(BBC)An Ethiopian Airlines plane that crashed into the sea off Beirut was probably brought down by bad weather, Lebanon’s defence minister has said.
But Elias Murr said the cause of the crash could only be established after the flight recorders were recovered.
The Addis Ababa-bound flight plunged into the Mediterranean shortly after take-off from Beirut in a storm.
All 90 people on board the Boeing 737-800 are feared dead. At least 24 bodies have been pulled from the sea.
An air and sea search is continuing in the area.
‘Flash in the sky’
“Bad weather was apparently the cause of the crash,” Mr Murr told reporters at Beirut airport.
“We have ruled out foul play so far,” he added.
Flight ET409 disappeared from radar screens some five minutes after take-off at about 0200 on Monday (0000 GMT), near the village of Naameh, about 3.5km (2 miles) from the coast.
One witness, Abdel Mahdi Salaneh, told the BBC he saw the plane fall into the sea in flames.
“We saw a flash in the sky,” he said. “We saw a flash over the sea and it was the plane falling. The weather was really bad, it was all thunder and rain.”
There has been speculation that it was struck by lightning.
Some relatives of those on board have been asking why the plane was allowed to take off in such poor conditions, the BBC’s Andrew North in Beirut reports.
Officials said that 83 passengers and seven crew were on board the Boeing 737-800, which can take up to 189 passengers. Most of those on the flight were Lebanese or Ethiopian.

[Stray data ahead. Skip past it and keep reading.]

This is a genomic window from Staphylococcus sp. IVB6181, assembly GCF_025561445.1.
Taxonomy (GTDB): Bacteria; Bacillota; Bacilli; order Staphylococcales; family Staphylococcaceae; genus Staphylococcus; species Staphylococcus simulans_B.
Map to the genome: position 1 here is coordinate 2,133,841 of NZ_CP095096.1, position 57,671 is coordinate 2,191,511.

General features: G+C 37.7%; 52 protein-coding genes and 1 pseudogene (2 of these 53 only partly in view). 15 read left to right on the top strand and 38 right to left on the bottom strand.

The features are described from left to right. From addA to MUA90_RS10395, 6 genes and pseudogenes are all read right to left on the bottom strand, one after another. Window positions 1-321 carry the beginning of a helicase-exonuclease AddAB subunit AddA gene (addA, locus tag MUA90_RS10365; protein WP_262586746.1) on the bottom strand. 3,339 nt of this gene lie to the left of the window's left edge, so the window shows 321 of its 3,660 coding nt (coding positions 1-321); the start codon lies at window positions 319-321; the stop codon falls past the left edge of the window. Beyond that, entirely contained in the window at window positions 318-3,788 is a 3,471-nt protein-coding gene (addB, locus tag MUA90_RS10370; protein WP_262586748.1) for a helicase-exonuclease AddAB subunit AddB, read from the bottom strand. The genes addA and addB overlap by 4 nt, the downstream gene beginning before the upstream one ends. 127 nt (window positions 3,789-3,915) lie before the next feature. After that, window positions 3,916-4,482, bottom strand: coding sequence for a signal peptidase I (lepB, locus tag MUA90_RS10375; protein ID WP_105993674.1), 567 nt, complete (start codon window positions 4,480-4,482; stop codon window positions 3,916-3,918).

The UK Foreign Office said there was one British national and one person of dual nationality.
The other passengers included citizens of Turkey, France, Russia, Canada, Syria and Iraq, Ethiopian Airlines said in a statement on its website.
Among them was Marla Pietton, the wife of the French ambassador in Beirut.
Some of the foreign passengers are reported to be of Lebanese origin.
Debris washed up
Helicopters and naval ships are continuing to search the crash site.
It is still being described as a rescue operation, although officials say that in such bad weather it is unlikely anyone will be found so long after the crash.
The United Nations peacekeeping operation in Lebanon has sent three ships and two helicopters, and a British RAF helicopter is also involved.
Lebanese soldiers are also combing nearby beaches, where pieces of the plane and debris including passenger seats, a fire extinguisher and bottles of medicine have washed up.
The BBC’s Will Ross in Nairobi says the crash is likely to invite comparisons with the Kenya Airways crash in Cameroon in 2007, in which 114 people died.
Both incidents involved Boeing 737-800 aircraft taking off in bad weather.
Relatives of the passengers, some of them sobbing, gathered in the airport’s VIP lounge.
A tearful Andree Qusayfi told the Associated Press that his brother, 35-year-old Ziadh, had left for Ethiopia to work for a computer company.
“We begged him to postpone his flight because of the storm,” he said. “But he insisted on going because he had work appointments.”
Lebanese Prime Minister Saad Hariri, parliament speaker Nabih Berri and other officials went to comfort families.
Both Ethiopia and Lebanon have declared a national day of mourning.
Ethiopian Airlines operates a regular flight between Addis Ababa and Beirut.
Our Nairobi correspondent says that along with South African and Kenya Airways, Ethiopian Airlines is widely considered to be among sub-Saharan Africa’s best operators.
And on a continent with a history of national airlines folding often due to reckless financial mismanagement, he says, Ethiopian Airlines is expanding its fleet and was the first African airline to order the Boeing 787 Dreamliner.
It has also just announced the purchase of another 10 737-800s, at a cost of $750m.
Its last major crash was in 1996, when a hijacked Nairobi-Addis Ababa plane ditched into the sea off the Comoros Islands after running out of fuel. Of the 175 people on board, 123 were killed.